“Did you know your Dad mentioned your blog in the sermon on Sunday? It was really emotional.”
I literally almost rolled my eyes, but not for the reason you might suspect. Yes, Anna and I did develop a holy terror of certain disconcerting situations while growing up as pastor’s kids. Number One was being referenced in any way whatsoever from the pulpit, but others included sitting near the front row, occasionally having to wear dresses when other kids our age showed up in jeans, and similar minor travesties. Thankfully we’ve grown out of most of those, including the pulpit thing (I think?).
But this past Thursday I suppressed the eye-roll not out of pastor’s kid’s exasperation, but simply because of where I was, what I was, and who I was. I was sitting across from Mom on an Urgent Care exam table with an IV pumping an extremely strong anti-migraine drug into my arm. I’d morphed from my “normal” neurological mystery into a neurological mystery in the middle of a drug-resistant migraine. At the moment Mom asked her question, the migraine had already lasted four days. Who was I? Well, I’d been in unmanageable pain for four days, and I was extremely out of practice facing pain graciously. Mom was sitting with me so that Ivan (my superhuman Energizer Bunny) could “take a break” from dealing with me for a couple of hours. Yeah. Not blog worthy. Absolutely not sermon worthy.
“Umm…no. What was it about?”
“He was talking about all things working together for good. You wrote this one post years ago where you said you could see God using your accident for His glory, and that you wouldn’t change a thing.”
Honestly, I felt like someone had just slapped me in the face. It’s one thing to survive extreme pain in most parts of your body, but extreme pain behind your left eye takes it to a whole new level. Then add in the pain of light, the pain of sound, the inability to sleep, the nausea. At that moment I wanted to change a whole lot of things about everything. The worst of it was I knew that I was not making life a cakewalk for my family, either.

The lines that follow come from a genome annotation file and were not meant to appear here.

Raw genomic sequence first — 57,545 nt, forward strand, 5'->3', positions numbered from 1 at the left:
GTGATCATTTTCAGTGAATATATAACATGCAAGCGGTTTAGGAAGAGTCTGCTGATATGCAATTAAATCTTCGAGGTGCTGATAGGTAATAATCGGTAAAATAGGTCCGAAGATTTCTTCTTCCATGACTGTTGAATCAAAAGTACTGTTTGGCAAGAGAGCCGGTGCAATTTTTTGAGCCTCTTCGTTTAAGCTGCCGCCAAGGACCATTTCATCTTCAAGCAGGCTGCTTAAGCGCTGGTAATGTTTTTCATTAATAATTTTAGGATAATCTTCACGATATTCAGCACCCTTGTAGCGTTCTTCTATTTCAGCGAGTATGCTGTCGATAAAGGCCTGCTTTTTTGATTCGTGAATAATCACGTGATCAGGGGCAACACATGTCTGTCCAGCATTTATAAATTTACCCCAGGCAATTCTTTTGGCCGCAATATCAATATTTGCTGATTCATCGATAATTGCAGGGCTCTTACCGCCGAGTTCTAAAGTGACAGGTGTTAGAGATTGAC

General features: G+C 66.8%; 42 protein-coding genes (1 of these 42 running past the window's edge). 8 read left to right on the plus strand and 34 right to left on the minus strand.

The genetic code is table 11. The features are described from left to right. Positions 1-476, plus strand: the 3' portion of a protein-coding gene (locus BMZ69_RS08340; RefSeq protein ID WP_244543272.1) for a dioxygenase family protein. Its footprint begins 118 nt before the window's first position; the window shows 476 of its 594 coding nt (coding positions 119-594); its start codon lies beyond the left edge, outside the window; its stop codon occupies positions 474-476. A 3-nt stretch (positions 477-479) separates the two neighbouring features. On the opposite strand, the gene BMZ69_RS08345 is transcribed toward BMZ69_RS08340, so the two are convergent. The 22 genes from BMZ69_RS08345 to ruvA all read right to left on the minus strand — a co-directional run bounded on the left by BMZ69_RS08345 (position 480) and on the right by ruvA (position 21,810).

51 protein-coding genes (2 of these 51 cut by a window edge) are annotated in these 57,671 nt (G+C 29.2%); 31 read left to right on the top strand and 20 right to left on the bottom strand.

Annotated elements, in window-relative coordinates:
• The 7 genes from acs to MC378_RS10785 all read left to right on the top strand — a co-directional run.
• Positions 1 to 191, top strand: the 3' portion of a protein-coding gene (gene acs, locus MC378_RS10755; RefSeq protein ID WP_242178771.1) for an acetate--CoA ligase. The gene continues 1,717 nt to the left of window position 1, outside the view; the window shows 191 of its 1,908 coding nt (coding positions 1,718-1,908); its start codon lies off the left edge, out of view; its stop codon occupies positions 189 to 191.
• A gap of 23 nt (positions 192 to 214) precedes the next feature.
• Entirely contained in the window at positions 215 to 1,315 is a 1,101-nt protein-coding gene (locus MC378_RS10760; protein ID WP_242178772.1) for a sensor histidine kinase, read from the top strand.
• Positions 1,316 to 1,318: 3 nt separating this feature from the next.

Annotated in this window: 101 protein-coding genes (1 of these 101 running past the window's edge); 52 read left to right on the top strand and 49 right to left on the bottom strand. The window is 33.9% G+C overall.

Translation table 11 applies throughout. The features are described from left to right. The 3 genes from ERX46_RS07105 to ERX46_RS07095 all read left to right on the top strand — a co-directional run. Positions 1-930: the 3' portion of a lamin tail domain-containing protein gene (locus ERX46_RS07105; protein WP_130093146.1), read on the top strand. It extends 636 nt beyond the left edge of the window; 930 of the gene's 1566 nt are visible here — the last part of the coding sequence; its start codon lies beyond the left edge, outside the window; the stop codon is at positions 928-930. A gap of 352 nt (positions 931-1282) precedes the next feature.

Just that morning I’d found myself begging God to reconsider whether my situation was working out for that Romans 8:28 best or not: “When is it enough? Isn’t it enough that I’m still in brain therapy? That I’m still stuck at home? That I don’t even have brain power to write anymore? Why this on top of everything else?” And now Mom was sitting across from me reminding me that I’d given public testimony that I was SO confident that all things DO serve God’s ultimately good purposes that I wouldn’t change anything about my accident.
It was almost like God was testing me: “Do you trust Me? Or don’t you?”
I wish this post had a better immediate ending than it does. The migraine ended up lasting 10 days. Urgent Care didn’t work. The ER didn’t work. Heavy duty drugs didn’t work. All the “right” things that you’re supposed to do at home didn’t work. The only light at the end of the tunnel is that my neuroscience team was out of town for part of the migraine, but now that they’re back we’ll have a better plan moving forward. So I’m not planning a migraine encore of that magnitude! (Lord-willing 🙂 )
Writing blog posts is not one of the “right” things I’m supposed to be doing at home to help my brain recover from its latest setback.
BUT I wanted to write this one anyway to remind y’all that Romans 8:28 is not a truism. I listened to Dad’s sermon when I got home from the hospital and am still realizing how easy it is to read something in morning devotions, or listen to it on Sundays….or in my case, blog about it…but how humanly impossible it is to convince yourself that you actually believe it while you’re in incredible pain. If I wrote anything of the kind three years ago it was only by God’s grace, and the past two weeks have been a sobering reminder of the gift that faith is. We talk of peace that passes all understanding, but when you’re in intense pain, faith passes all understanding too.
“And we know that God causes everything to work together for the good of those who love God and are called according to his purpose for them.” ~ Romans 8:28
Yes, He does.